Salamanca Market is a famous market in Hobart, Tasmania. I’m not sure why it’s called “Salamanca” market, possibly leant from a traditional style Spanish market, but these days there’s definitely nothing Spanish about this pretty little morning market in Tasmania’s capital.
I could easily have spent 5 months in Tasmania without ever going to this market, but I would actually then have missed out on one of Hobart’s maintained Saturday morning traditions. Markets, as we know them, are sadly dying off in parts of the globe.
In my home town, where we once had a vibrant, busy Wednesday morning market in the cold, the wind and rain. Now this market has been reduced to merely a few stalls because of the commercialist appeal of a global supermarket chain – WALMART, disguised under the UK brand name of ASDA.
The car park in Bangor’s Market Street was once big, now they have built this massive ASDA supermarket and a petrol station, leaving a smaller car park. I used to love this market as a kid, and I still bought things there right up until I left my hometown in 2003. It seems sad to me to think that this tradition has died off, back there. Not here in Hobart though!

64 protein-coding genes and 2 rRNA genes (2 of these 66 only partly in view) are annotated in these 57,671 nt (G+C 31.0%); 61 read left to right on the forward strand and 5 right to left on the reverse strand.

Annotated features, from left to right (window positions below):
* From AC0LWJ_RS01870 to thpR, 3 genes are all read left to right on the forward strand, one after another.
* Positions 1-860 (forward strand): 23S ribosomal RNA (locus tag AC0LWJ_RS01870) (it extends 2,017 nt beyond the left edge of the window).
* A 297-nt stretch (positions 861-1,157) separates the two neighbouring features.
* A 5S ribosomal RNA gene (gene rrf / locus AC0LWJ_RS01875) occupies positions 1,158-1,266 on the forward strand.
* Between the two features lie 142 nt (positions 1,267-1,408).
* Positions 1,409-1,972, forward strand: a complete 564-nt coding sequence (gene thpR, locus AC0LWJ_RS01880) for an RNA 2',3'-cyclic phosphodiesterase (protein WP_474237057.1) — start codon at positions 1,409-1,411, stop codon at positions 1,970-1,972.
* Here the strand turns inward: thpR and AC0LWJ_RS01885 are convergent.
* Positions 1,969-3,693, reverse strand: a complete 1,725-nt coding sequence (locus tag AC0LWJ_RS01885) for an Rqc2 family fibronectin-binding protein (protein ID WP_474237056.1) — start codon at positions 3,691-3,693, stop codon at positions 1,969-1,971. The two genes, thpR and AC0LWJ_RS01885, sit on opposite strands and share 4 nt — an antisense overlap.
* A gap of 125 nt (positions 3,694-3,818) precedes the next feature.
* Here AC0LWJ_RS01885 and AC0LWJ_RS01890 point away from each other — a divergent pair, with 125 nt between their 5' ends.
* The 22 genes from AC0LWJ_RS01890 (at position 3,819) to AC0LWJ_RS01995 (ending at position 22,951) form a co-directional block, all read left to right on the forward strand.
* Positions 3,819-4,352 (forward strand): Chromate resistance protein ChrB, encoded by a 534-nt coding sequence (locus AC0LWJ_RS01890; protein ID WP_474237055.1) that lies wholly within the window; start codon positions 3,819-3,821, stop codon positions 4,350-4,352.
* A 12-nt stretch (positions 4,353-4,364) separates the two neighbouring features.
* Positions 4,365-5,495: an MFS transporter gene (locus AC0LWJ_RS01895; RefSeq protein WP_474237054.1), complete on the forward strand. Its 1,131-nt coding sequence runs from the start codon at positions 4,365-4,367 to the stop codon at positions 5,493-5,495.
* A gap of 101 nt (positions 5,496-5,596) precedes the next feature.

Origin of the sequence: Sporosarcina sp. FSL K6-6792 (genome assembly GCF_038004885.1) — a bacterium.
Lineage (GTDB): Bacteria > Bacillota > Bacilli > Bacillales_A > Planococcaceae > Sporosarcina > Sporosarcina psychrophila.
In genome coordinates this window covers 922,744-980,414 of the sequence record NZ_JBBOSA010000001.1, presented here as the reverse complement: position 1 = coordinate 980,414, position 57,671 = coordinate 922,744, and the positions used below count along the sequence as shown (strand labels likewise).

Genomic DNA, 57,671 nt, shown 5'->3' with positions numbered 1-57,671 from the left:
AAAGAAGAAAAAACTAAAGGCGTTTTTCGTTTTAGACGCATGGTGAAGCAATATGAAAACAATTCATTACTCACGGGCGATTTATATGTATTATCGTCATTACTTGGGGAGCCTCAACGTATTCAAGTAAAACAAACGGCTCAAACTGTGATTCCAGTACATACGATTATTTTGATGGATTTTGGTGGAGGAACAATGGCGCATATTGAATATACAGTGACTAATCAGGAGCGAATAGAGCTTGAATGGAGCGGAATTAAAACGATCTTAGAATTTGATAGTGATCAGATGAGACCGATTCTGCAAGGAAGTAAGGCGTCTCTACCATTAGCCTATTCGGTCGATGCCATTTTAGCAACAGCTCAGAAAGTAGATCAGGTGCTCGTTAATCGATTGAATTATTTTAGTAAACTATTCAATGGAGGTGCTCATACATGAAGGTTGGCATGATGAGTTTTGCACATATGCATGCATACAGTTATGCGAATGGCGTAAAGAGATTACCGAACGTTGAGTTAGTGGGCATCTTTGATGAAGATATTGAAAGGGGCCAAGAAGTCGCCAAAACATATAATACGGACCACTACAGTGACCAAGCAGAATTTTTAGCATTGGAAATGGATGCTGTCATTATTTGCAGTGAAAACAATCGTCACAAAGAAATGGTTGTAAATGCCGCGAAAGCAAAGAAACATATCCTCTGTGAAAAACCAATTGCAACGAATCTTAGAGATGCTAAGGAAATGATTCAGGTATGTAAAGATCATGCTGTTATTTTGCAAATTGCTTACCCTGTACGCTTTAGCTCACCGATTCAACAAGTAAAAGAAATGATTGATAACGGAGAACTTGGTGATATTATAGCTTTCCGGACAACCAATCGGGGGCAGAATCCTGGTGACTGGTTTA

I went to Salamanca Market with Richard, my Scottish room-mate from the Hostel. Richard is a big Dundee United fan, and we shared a room (Room 22c) in the Brunswick Hotel Hostel the night before (I booked into this hostel because they had free parking, free wireless and I had been to two medical centres that day and wanted a bed to rest my head. I stayed there just one night, on the Friday, and Richard and I agreed we should try Salamanca Market.
Cited as being a “big” market by many tourist guides, it really isn’t. One long narrow stretch of stalls and that’s it. But that’s OK. It survives, and it’s busy. We were lucky to get a good day for it, the sun was out and a late Autumn morning in Hobart felt to us like Northern Ireland or Scotland, possibly in Spring or Summer. It was a pleasant morning.
The stroll from our hostel on Liverpool Street to Salamanca Market took about 10 minutes. It’s bang in the city centre and opposite the harbour front and the pretty Parliament Square. The area is known as Salamanca Market as well – a signpost and several “entrance” signs make you aware of this. Yet 6 days a week, there’s nothing there. On the entrance it describes it as Australia’s best market.
The street is lined with stalls. The street is Salamanca Place. It doesn’t remind me of Spanish markets in any way (and I went to a few, in Alicante, Valencia and Torrevieja). There is a wide range of different offerings for sale.
You can buy hot and cold food from a variety of places, I noticed German sausages for $4, ice cream and soup. There are tea and coffee stands. There are lots of traditional home made types of food and drink. Such as honey, chocolate, cake, cider and fudge.
I got some free fudge from one of the stands. The stalls themselves didnt serve ready to drink alcohol, but wine and cider in bottles were for sale, and on one of the corner’s sat an Irish Pub – Irish Murphy’s.